Wednesday, April 1, 2020

Wednesday, April 1, 2020

Dear Christ Church Family and Friends,

Sometimes the news is just plain grim, and we can lose hope. Sometimes, the condition of our own sinfulness is grim, and hope escapes us. But, losing hope in any circumstance is not what God wants for us. God wants us to always hope; to hope in his love for us that will never fail us no matter what. The lessons today contain a short Psalm that says all that in just eight short verses.


Wednesday, April 1, 2020
RCL Daily Office Readings, Year 2

AM Psalm 119:145-176

PM Psalm 128, 129, 130
Exod. 7:8-24

2 Cor. 2:14-3:6

Mark 10:1-16

Saint Day

Frederick Denison Maurice

Psalm 130: De Profundis (Latin for “Out of the Depths”).  It happened in a seminary preaching class. I had finished presenting what I thought had been a perfectly brilliant expositional sermon on an assigned passage. I loved the passage, its point was easy to grasp, and I had just spent twenty minutes filling the class in on it. Slowly breaking the deafening silence that followed, my very wise preaching professor said this, “Some Scripture passages need no explanation; they preach themselves. This was one of those. Our job, as preachers, is to let it speak for itself, and to keep our own commentary from getting in the way.”

It was a stinging rebuke, even though delivered with as much care for me personally as he could muster. His admonition has stayed with me for all these years since, and it is still present each time I compose a sermon or Bible Study. “Let it speak for itself.” Psalm 130 is one of those passages. So, I will try not to get in its way with what follows here.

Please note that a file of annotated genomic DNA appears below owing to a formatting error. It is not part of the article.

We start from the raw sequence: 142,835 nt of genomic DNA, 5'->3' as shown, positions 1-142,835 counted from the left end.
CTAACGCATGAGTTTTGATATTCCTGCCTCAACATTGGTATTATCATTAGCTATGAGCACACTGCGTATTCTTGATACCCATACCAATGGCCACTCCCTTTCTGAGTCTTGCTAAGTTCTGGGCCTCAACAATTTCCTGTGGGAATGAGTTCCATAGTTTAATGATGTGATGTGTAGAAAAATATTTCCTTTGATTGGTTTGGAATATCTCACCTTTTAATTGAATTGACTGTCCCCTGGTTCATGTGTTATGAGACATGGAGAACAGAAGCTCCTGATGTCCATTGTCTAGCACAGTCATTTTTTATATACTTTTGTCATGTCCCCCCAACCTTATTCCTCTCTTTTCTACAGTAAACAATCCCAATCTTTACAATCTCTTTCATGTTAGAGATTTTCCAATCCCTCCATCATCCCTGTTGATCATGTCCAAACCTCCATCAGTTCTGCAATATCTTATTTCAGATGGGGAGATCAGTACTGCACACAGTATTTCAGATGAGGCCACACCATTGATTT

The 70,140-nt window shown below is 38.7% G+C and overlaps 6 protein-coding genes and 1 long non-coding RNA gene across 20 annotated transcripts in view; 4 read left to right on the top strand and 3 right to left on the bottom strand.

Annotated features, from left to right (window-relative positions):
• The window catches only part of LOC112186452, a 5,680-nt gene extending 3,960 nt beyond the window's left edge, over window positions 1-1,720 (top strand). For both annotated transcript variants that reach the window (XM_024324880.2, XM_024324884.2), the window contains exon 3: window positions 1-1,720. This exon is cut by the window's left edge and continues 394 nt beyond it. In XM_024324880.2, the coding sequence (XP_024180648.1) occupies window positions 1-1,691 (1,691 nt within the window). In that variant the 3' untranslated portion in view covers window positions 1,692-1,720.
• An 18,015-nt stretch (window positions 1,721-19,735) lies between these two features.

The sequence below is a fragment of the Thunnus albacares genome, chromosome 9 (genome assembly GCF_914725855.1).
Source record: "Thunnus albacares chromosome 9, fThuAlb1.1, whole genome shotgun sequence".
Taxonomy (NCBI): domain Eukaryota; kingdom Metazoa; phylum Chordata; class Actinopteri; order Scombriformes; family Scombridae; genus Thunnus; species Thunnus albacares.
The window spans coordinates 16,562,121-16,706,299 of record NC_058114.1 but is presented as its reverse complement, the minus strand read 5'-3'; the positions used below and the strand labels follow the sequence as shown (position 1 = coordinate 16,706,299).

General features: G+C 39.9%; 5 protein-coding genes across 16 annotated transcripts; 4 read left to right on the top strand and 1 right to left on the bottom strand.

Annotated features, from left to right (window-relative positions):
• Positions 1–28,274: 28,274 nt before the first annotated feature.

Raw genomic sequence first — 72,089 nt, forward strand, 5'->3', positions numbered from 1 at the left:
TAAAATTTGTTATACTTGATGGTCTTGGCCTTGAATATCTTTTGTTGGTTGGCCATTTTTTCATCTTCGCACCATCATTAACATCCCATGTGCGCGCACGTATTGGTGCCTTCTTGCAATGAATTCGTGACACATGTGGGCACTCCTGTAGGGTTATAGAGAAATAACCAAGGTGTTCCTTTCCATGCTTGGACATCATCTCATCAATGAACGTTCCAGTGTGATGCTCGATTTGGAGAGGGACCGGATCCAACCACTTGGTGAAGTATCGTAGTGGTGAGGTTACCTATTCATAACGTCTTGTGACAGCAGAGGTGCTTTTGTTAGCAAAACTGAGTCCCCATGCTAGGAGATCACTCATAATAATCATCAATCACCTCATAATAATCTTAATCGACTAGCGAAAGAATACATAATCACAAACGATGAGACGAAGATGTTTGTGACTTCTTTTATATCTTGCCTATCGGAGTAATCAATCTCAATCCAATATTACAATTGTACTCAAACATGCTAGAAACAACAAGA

Psalm 130 is one of the best known of all the Psalms. Those opening words, including the Latin words, are known widely even to many who may not know that they come from a Psalm, or know what a Psalm is. They speak so deeply, profoundly, from the human heart. This Psalm is part of a group that has been recognized from earliest Christian times as being especially powerful for speaking that human heart in search of repentance and restoration. The group is known as The Penitential Psalms (I call them The Sorrowing Seven), Pss 6; 32; 38; 51; 102; 130; and 143.

Perhaps one reason this Psalm is so revered is that it delivers so much in just eight short verses. (Nearly as short as the 23rd Psalm.) In the first two verses the Psalmist states his/her condition and desire: “The deepest recesses of my innermost self are now open to you, O Lord; please be open to me!”

In the next two verses, the Psalmist speaks a truth that has clearly marked his/her relationship with God; s/he says, “Forgiveness is your nature, O Lord. You let my sins pass from your memory, so that I may come to you without fear.”

Then the Psalmist uses a truly full word over and over in the remaining verses. It’s two interchangeable verbs in English. They are wait and hope.  In the Old Testament, they are inseparable. To hope is to look for, wait for, God’s action. To wait is to have hope that God will act. The Psalmist says, “My whole being waits for you, O Lord, for I have hope in your unshakable love.” (Hesed)

Whatever your condition this day, no matter the world’s condition this day, open the depths of your soul to God. Wait in confidence that your voice is heard. God will give you hope. And, as the Apostle Paul says it, “Hope does not disappoint us, for God’s love has been poured into our hearts.” (Romans 5:5)

* Commemorations in italics are from A Great Cloud of Witnesses; others are from Lesser Feasts & Fasts 2018. [Commemorations in brackets appear in Lesser Feasts & Fasts 2018 for trial use.]